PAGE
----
Publications & Annual Reports
You can find below a list of recent publications. In accordance with the institutional requirements, we provide a more detailed annual report summarizing the activities of the NetQ unit for the given year. Reports from this unit can be found in the menu on the left, listed by fiscal year.
Since 2010, OIST provides web-based annual reports. These reports can be found on the OIST Graduate University's Publications and Reports page.
Spatial separation restricts the set of locally implementable quantum operations on distributed multipartite quantum systems. We propose that indefinite causal structure arising due to quantum superposition of different space-time geometries can be used as an independent universal resource for local implementation of any quantum operation on spatially distributed quantum systems. Consequently, all such quantum tasks that are not accomplishable by local operations and classical communication (LOCC) only also become locally accomplishable. We show that exploiting indefinite causal structure as the sole resource, it is possible to perfectly teleport the state of one agent's subsystem to the other distant laboratory in such a way that the agent at the distant laboratory can have access to the whole initially shared state in his or her laboratory and can perform any global quantum operation on the joint state locally. We further find that, after the teleportation process, the resource—indefinite causal structure of the space-time does not get consumed. Hence, after implementing the desired quantum operation the state of the first agent's subsystem can be teleported back to its previous laboratory using the same resource. We show that this two-way teleportation is not always necessary for locally executing all nonlocal quantum tasks that are not realizable by LOCC only. Without invoking any kind of teleportation, we present a protocol for perfect local discrimination of the set of four Bell states that exploits indefinite causal structure as the sole resource. As immediate upshots, we present some more examples of such nonlocal tasks as local discrimination of the set of states exhibiting “quantum nonlocality without entanglement” and activation of bound entangled states that are also achievable by our proposed protocol incorporating indefinite causal structure as a resource.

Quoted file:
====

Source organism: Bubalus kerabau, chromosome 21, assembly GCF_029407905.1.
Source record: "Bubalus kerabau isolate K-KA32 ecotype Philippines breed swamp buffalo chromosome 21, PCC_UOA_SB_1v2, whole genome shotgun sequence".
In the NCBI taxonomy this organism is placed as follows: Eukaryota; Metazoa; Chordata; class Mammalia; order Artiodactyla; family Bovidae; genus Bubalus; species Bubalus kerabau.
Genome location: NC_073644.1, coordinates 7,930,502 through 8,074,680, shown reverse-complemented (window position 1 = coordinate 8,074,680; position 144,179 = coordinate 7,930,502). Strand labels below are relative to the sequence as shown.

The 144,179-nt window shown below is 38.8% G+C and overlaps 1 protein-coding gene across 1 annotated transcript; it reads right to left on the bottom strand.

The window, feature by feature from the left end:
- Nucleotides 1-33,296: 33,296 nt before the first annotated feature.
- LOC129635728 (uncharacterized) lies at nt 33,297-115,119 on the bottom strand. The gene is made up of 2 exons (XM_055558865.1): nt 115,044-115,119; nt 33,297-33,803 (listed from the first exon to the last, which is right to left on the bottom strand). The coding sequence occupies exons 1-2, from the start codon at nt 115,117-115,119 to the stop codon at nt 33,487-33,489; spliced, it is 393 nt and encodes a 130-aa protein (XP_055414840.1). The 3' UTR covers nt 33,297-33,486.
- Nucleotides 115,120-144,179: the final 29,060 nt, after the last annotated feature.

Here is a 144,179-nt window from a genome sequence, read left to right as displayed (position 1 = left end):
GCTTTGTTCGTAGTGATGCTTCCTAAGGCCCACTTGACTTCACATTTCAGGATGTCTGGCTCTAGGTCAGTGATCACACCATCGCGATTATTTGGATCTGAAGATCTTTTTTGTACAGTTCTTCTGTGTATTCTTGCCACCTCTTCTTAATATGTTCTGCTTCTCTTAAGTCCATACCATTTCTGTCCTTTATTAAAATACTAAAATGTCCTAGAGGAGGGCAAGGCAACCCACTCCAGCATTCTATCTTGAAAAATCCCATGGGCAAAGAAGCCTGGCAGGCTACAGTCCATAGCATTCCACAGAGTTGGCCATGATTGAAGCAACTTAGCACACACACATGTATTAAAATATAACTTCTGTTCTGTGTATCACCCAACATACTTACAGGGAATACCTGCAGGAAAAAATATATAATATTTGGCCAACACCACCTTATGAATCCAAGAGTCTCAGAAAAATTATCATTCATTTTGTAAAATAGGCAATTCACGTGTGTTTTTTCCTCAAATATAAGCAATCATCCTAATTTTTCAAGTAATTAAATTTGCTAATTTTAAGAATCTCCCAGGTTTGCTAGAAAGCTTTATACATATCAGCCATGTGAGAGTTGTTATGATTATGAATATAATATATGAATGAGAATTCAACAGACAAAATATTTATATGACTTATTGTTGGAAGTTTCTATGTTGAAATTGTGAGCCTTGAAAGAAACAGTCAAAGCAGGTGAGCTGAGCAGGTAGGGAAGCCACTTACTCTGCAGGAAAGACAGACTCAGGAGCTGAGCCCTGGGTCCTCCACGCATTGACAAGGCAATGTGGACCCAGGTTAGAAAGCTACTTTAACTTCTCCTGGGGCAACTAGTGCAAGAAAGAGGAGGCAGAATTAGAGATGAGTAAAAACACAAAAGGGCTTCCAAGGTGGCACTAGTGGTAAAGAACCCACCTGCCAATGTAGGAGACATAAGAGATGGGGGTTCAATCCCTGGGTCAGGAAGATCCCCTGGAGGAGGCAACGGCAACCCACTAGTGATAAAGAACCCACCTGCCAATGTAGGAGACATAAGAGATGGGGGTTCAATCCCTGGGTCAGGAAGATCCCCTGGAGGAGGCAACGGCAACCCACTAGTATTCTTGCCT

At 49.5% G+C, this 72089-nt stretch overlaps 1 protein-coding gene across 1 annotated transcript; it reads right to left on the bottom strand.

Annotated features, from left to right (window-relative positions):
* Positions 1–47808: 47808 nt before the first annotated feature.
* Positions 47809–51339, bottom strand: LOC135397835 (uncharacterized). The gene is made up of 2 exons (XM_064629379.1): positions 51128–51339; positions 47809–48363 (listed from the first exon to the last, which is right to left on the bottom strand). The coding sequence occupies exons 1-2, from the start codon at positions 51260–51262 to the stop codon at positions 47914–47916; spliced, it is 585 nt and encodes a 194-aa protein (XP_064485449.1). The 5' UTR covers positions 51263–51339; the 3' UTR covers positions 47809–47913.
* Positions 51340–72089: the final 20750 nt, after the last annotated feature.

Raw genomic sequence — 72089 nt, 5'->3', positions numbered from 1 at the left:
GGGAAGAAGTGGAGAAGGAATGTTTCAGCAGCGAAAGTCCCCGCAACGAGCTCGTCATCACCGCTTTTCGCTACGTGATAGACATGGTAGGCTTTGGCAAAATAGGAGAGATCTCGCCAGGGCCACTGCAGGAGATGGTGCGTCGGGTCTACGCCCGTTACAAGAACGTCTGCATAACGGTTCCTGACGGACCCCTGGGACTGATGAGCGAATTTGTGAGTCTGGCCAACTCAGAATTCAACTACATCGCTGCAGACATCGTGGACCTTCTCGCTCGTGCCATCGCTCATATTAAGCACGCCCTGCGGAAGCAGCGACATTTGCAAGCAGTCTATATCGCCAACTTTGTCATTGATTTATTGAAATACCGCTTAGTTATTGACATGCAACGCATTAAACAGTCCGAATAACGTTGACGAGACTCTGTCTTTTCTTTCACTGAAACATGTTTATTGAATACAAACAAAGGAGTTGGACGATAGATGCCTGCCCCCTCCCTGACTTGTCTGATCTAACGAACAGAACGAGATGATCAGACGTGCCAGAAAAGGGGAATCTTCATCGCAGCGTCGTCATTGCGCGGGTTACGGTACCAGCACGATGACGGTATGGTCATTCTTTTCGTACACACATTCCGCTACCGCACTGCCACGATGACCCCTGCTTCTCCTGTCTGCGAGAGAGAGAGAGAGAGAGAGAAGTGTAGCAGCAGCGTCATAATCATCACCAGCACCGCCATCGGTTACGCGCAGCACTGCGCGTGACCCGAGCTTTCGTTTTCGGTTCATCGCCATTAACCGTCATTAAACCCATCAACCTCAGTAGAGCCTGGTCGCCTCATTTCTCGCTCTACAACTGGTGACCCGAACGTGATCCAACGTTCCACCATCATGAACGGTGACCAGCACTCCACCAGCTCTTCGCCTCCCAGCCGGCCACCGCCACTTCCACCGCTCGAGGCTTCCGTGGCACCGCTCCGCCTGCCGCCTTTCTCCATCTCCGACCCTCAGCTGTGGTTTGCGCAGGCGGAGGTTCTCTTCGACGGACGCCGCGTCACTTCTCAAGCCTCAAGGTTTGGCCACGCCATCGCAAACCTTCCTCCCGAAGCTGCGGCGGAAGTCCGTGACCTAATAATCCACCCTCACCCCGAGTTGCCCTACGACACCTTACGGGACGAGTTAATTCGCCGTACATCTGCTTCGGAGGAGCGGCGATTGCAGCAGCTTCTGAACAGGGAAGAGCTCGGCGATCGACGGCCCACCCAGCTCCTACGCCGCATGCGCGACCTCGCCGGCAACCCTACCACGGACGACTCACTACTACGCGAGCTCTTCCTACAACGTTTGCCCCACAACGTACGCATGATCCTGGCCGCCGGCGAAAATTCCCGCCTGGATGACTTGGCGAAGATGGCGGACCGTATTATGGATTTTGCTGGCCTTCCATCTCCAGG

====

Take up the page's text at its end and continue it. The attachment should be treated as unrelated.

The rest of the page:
Quantum networks can enable quantum communication and modular quantum computation. A powerful approach is to use multi-qubit nodes that provide quantum memory and computational power. Nuclear spins associated with defects in diamond are promising qubits for this role. However, dephasing during optical entanglement distribution hinders scaling to larger systems. Here, we show that a 13C-spin quantum memory in isotopically engineered diamond is robust to the optical link operation of a nitrogen-vacancy centre. The memory lifetime is improved by two orders-of-magnitude upon the state-of-the-art, surpassing reported times for entanglement distribution. Additionally, we demonstrate that the nuclear-spin state can survive ionisation and recapture of the nitrogen-vacancy electron. Finally, we use simulations to show that combining this memory with previously demonstrated entanglement links and gates can enable key network primitives, such as deterministic non-local two-qubit gates, paving the way for test-bed quantum networks capable of investigating complex algorithms and error correction.